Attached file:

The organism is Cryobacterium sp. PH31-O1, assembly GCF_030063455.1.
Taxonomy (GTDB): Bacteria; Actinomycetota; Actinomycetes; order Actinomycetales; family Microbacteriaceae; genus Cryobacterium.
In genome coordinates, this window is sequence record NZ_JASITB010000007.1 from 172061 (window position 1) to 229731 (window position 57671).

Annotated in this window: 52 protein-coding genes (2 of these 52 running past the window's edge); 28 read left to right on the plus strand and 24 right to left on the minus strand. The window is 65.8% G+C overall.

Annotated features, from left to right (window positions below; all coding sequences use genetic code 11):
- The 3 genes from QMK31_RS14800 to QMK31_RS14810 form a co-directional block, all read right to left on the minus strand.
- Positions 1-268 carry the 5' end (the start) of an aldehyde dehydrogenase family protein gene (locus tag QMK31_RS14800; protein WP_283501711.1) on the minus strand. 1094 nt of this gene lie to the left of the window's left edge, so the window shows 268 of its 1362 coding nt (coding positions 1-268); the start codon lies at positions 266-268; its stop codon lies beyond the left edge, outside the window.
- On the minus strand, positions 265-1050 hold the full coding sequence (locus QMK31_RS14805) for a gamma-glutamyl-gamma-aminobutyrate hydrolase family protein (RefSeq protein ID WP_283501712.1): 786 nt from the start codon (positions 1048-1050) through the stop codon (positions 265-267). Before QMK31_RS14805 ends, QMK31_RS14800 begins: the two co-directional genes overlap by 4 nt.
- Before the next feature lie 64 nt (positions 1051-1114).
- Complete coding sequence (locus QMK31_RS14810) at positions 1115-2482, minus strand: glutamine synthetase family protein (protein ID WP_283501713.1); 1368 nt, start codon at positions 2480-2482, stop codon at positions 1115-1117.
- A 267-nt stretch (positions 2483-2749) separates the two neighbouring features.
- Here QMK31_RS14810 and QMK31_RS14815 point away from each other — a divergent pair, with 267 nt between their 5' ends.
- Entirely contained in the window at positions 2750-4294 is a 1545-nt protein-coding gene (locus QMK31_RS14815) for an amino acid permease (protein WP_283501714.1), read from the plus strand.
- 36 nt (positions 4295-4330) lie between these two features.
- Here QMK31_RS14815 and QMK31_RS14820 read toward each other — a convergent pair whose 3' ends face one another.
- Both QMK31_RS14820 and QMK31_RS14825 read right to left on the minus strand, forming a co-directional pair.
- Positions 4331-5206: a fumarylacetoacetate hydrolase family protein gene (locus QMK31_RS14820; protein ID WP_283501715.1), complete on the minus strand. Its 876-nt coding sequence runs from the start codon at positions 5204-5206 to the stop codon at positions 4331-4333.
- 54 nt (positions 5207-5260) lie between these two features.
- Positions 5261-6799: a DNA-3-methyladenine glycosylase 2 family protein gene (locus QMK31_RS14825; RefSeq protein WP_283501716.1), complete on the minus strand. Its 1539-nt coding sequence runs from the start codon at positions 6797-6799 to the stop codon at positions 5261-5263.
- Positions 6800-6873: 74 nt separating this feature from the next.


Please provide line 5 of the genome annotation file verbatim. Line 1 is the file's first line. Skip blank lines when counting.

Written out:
Annotated features, from left to right (window positions below; all coding sequences use genetic code 11):